Strategy for a Second property we will let for 2 yrs max

by Readers Question

9:35 AM, 4th December 2015
About 3 years ago

Strategy for a Second property we will let for 2 yrs max

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Strategy for a Second property we will let for 2 yrs max

We will be downsizing in next 2-3 years so are buying a 2 bed bungalow in same area as current house – we are acting now to also beat the stamp duty (we only have 1 property at present) – completion date early Feb 16tips

We Own current property in joint names – intending to buy this same way. I did read about the tax/legal trust you can use to divert income if needed to one beneficiary (nice!)

My wife pays 20% marginal and I am solid 40% so we will keep that in mind for rental period of this property

It’s an executor sale that we will tidy up a little and rent out till such time a we decide to sell ours and renovate it / move, or indeed at that time in future we may just flip it. I am really not sure yet re strategy or timing re selling ours. Plans can always change, but we got the property at a good price and there is plenty of potential in it.

Regarding prep for rental it looks like kitchen stuff needs a clean and it needs a coat of paint on all walls, a Gas certificate (warm air heating), new cheap carpets and curtains (if my wife wins this argument!) and the garden needs a tidy. Aside from that (unless survey reveals anything) we will be good to go re rentals an we will use the local rental agent for a fully serviced deal as we do trust and know them. I’m not a landlord here just passing through !

Can anyone suggest what we should be doing here re the strategies mentioned to minimise costs / Tax / Legal things we should consider in the future etc etc ?

I already learned a lot about rental & tax deductible items / PPR / capital gains tax tricks / and perhaps some possible thoughts on getting some tax deductible work done on the rental whilst it is still deemed a rental before moving into it.

You Guys are far smarter than me so please give me some advice !

Thanks

Neil



Comments

matchmade

12:14 PM, 4th December 2015
About 3 years ago

I don't know why you particularly need a trust to divert rental income to a single beneficiary: as 50% owner of the freehold you can just sign a declaration that you wish your share to go to your wife. Assuming the total rent won't take her into 40% tax band, you will then be protected against paying 40% tax on some of your rent (see new Clause 24 rules from next April, discussed ad nauseum on this website).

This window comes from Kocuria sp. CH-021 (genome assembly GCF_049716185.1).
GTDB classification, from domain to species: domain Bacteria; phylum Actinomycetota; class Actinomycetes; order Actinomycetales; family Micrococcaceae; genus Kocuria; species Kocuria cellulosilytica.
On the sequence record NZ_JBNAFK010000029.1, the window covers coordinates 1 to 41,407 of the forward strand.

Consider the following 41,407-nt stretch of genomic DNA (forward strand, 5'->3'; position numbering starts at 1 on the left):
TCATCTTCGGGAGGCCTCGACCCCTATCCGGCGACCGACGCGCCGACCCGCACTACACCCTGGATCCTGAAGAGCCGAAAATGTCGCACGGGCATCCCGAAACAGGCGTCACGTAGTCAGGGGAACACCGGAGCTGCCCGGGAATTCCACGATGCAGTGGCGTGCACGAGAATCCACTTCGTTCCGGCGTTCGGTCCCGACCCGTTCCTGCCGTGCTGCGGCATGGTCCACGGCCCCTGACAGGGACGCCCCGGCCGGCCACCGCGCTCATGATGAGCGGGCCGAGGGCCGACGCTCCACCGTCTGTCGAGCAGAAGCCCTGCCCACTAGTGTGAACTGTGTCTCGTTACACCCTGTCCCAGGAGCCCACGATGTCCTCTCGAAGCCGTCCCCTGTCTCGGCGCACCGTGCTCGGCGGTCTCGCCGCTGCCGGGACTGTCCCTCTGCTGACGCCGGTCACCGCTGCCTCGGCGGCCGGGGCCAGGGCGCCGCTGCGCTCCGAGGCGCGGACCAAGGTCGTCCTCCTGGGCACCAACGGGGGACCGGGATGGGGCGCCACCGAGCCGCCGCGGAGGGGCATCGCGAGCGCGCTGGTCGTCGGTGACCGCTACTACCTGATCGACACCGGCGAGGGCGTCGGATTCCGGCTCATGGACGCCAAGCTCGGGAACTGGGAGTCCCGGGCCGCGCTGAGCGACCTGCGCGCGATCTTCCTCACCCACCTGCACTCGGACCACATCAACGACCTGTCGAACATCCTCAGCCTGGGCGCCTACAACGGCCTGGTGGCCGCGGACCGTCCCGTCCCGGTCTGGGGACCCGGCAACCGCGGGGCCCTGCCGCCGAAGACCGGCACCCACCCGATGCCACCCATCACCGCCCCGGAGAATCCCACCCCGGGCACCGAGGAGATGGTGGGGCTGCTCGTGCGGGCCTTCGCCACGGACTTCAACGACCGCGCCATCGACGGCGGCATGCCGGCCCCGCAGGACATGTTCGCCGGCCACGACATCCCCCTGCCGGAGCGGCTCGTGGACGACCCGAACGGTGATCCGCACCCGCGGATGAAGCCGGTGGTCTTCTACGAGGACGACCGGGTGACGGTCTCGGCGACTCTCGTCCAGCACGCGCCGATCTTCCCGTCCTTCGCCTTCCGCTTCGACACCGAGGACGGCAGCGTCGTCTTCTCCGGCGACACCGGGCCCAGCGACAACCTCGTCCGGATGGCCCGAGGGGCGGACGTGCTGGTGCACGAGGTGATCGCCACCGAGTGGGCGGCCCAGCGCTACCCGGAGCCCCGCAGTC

Buy a reference book, such as Tax Cafe's How to Save Property Tax: it will pay for itself many times over with the kind of tips and longer-term planning that you are looking for.

Have the electric system checked out before you start letting: annual inspections, like the gas certificate, may be the next burden imposed on landlords, so it may pay you to sort out any issues now: upgrade the consumer unit, check the earthing, maybe replace or add sockets and TV/internet points.

You don't mention white goods. It sounds like you'll be letting unfurnished, but your tenants will probably appreciate it if you provide a good-quality washing-machine, fridge-freezer, oven and hob. A separate tumble drier will also encourage your tenant not to dry their clothes on the radiators, which may lead to excess internal humidity, condensation mould etc.

Upgrade the locks if they are worn. Check all the windows have locks. Fit a smoke alarm and a CO detector near any boiler or gas fire (now compulsory).

Replace the curtains: prospective female tenants notice these things, and the existing ones may not fit the fire regulations anyway.

Michael Barnes

13:24 PM, 4th December 2015
About 3 years ago

Any work done on the property after the last tenant has moved out is not deductable.

Michael Barnes